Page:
Three glimpses of a fascinating future

I’d normally post these three links as separate bookmarks but each, which have popped up in the last few days, share a common theme that is worth noting:

In this, a neural network made out of the brain cells of a rat is trained to fly a flight simulator.

In this, signals are transmitted directly from one brain to another, using non-invasive technologies (well – if you can call a large cap covered in sensors and cables ‘non-invasive’!)

This reports on a DARPA neuromodulation/neuroaugmentation project to embed tiny electronic devices in brains to (amongst other things) cure brain diseases and conditions, augment brain function and interface with the outside world (including, presumably, other brains). This article contains an awesome paragraph:

“What makes all of this so much more interesting is the fact that, unlike all the other systems of the body, which tend to reject implants, the nervous system is incorporative—meaning it’s almost custom-designed to handle these technologies. In other words, the nervous system is like your desktop computer— as long as you have the right cables, you can hook up just about any peripheral device you want.”

I’m both hugely excited and deeply nervous about these developments and others like them. This is serious brain hacking. Artificial intelligence is nothing like as interesting as augmented intelligence and these experiments show different ways this is beginning to happen. It’s a glimpse into an awe-inspiring future where such things gain sophistication and ubiquity. The potential for brain cracking, manipulation, neuro-digital divides, identity breakdown, privacy intrusion, large-scale population monitoring and control, spying, mass-insanity and so on is huge and scary, as is the potential for things to go horribly wrong in so many new and extraordinary ways. But I would be one of the first to sign up for things like augmenting my feeble brain with the knowledge of billions (and maybe giving some of my knowledge back in return), getting to see the world through someone else’s eyes or even just being able to communicate instantly, silently and unambiguously with loved ones wherever they might be. This is transhumanity writ large, a cyborg future where anything might happen. Smartphones, televisions, the web, social media, all the visible trappings of our information and communication technologies that we know now, might very suddenly become amusing antiques, laughably quaint, redundant and irrelevant. A world wide web of humans and machines (biological and otherwise), making global consciousness (of a kind, at least) a reality. It is hard but fascinating to imagine what the future of learning and knowledge might be in the kind of super-connected scenario that this implies. At the very least, it would disrupt our educational systems beyond anything that has ever come before! From the huge to the trivial, everything would change. What would networked humans (not metaphorically, not through symbolic intermediaries, but literally, in real time) be like? What would it be like to be part of that network? In what new ways would we know one another, how would are attitudes to one another change? Where would our identities begin and end? What would happen if we connected our pets? What would be the effects of a large solar flare that wiped out electronic devices and communication once we had grown used to it all? Everything blurs, everything connects. So very, very cool. So very, very frightening.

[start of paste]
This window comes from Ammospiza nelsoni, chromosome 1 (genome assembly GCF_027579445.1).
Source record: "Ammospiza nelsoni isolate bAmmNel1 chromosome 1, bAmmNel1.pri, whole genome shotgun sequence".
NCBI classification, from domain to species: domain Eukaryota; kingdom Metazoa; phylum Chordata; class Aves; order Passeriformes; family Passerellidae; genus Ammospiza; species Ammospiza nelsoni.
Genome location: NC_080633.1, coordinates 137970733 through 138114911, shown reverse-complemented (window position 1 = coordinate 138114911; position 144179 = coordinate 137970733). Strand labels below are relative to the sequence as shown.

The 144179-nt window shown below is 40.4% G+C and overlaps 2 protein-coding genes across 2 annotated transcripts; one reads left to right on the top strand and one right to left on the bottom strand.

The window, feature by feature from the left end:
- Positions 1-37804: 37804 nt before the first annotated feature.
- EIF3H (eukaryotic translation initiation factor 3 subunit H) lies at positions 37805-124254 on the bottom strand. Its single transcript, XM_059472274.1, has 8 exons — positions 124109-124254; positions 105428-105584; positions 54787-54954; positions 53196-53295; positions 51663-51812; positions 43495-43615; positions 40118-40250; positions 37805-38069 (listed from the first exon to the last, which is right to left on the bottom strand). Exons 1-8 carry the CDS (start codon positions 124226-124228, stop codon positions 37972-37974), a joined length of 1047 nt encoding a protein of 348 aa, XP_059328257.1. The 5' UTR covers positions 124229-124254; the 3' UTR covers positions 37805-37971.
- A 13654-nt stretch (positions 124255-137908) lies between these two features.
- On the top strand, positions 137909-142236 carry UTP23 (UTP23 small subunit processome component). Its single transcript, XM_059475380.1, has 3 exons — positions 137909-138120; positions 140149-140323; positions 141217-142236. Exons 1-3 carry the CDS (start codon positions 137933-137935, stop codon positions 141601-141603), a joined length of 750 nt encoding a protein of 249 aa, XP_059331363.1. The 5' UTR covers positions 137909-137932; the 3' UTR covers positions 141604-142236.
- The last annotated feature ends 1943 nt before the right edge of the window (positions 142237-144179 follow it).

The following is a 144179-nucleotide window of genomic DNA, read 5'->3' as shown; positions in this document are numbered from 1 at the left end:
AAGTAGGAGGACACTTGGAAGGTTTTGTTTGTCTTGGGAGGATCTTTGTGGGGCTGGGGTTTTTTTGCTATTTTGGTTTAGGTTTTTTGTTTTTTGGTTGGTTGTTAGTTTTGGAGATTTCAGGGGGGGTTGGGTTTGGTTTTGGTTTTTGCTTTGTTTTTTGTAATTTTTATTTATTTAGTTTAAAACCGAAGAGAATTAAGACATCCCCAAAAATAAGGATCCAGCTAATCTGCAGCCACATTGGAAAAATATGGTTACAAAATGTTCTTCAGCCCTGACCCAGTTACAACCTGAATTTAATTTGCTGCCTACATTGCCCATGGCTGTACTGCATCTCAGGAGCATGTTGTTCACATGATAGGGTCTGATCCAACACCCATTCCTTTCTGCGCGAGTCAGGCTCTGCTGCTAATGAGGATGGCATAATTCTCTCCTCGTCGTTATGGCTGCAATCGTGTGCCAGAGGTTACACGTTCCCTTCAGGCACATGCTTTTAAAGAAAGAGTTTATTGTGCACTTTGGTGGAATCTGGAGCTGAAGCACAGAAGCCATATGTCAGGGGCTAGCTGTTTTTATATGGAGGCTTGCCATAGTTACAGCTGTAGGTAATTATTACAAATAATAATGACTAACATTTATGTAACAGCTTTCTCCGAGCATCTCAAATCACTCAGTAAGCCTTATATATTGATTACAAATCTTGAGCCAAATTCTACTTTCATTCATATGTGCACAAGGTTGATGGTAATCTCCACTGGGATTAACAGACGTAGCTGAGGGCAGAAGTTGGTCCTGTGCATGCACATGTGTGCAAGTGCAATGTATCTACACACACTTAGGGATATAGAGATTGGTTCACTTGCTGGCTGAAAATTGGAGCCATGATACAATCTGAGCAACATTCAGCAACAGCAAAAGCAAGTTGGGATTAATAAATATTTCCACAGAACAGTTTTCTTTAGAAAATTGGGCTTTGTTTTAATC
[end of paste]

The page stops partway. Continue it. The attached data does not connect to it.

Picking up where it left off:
I am a professional learner, employed as a Full Professor at Athabasca University, where I research lots of things broadly in the area of learning and technology and teach mainly in the School of Computing & Information Systems, of which I am the Chair. I am married, with two grown-up children, and live in beautiful Vancouver.

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